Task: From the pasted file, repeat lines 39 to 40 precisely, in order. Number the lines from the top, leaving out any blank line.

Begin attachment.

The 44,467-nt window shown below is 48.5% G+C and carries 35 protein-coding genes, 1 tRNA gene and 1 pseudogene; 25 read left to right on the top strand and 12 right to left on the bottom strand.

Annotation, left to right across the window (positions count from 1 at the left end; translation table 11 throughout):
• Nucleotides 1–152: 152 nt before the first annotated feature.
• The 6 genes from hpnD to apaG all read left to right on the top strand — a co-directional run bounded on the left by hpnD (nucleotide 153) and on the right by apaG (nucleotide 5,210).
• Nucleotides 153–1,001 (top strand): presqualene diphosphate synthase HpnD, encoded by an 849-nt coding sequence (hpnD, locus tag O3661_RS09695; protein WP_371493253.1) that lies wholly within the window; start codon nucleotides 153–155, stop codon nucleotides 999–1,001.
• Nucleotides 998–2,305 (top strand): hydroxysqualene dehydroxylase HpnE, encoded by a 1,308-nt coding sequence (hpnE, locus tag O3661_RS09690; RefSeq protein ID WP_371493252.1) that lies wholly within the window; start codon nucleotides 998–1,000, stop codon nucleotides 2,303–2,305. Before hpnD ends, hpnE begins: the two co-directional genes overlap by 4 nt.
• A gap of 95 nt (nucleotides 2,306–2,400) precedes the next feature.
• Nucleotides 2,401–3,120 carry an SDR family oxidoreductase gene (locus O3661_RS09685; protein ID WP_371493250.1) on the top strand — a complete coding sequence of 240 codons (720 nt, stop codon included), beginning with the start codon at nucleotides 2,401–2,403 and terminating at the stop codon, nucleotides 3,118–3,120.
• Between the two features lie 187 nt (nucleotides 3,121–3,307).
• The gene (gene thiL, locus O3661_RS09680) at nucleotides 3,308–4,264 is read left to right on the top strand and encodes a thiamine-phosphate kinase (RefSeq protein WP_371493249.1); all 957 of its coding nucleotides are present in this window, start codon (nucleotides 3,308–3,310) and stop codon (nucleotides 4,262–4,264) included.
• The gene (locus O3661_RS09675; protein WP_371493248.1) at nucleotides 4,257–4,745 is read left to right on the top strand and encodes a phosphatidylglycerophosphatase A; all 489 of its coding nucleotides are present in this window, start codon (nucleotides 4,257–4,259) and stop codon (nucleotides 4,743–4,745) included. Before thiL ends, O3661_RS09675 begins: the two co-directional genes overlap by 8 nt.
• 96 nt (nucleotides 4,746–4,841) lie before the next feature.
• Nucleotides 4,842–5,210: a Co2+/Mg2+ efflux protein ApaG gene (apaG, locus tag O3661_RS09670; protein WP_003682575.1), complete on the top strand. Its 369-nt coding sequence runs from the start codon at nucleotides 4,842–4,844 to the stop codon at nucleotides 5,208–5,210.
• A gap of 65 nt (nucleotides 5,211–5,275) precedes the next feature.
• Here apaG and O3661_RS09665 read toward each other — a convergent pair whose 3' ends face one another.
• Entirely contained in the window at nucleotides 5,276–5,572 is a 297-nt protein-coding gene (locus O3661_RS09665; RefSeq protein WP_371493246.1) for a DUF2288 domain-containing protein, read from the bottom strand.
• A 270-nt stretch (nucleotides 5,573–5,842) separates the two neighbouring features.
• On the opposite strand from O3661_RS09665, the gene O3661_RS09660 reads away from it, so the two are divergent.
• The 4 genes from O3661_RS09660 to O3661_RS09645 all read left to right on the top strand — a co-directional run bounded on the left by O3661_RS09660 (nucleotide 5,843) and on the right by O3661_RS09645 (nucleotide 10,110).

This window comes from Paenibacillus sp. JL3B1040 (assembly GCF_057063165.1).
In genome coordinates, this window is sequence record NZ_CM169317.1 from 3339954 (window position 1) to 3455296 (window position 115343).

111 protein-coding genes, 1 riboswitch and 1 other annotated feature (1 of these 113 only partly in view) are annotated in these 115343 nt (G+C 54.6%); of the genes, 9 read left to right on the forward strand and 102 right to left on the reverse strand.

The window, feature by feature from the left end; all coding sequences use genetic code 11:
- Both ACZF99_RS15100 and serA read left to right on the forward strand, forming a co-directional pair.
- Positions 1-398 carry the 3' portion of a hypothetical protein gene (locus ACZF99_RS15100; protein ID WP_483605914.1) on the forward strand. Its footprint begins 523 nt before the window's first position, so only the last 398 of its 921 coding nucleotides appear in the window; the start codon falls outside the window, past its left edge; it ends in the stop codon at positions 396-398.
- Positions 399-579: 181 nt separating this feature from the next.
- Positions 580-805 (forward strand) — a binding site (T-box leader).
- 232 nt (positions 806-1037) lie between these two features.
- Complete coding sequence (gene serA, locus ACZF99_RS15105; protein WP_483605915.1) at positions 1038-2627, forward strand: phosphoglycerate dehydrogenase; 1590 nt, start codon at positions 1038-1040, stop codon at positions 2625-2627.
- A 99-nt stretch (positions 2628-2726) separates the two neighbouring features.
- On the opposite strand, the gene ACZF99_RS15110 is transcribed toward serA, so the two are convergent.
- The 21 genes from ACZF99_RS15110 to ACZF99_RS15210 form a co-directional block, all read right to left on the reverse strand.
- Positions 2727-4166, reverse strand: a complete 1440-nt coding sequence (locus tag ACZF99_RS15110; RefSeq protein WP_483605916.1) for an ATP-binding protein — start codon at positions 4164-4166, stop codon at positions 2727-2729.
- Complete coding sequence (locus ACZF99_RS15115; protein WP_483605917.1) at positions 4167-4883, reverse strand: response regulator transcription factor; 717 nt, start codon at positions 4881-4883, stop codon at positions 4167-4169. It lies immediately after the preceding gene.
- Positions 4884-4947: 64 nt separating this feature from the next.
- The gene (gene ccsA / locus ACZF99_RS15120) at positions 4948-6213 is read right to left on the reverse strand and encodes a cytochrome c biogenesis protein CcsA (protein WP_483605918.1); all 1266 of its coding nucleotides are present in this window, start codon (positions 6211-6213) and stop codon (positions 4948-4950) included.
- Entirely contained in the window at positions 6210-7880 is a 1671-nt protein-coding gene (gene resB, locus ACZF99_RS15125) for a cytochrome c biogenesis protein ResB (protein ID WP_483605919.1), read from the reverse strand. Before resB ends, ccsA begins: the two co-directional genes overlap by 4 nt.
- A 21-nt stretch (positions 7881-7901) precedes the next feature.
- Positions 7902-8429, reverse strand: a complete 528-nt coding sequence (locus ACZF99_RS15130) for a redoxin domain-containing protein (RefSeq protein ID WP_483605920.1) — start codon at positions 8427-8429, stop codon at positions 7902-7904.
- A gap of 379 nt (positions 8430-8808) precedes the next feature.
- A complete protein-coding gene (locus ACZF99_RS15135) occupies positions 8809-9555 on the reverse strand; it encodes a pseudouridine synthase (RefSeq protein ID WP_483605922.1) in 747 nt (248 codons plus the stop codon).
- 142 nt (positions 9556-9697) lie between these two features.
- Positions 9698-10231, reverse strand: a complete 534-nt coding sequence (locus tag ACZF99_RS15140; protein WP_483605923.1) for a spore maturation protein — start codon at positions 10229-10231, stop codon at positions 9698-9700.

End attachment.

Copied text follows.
- Positions 7902-8429, reverse strand: a complete 528-nt coding sequence (locus ACZF99_RS15130) for a redoxin domain-containing protein (RefSeq protein ID WP_483605920.1) — start codon at positions 8427-8429, stop codon at positions 7902-7904.
- A gap of 379 nt (positions 8430-8808) precedes the next feature.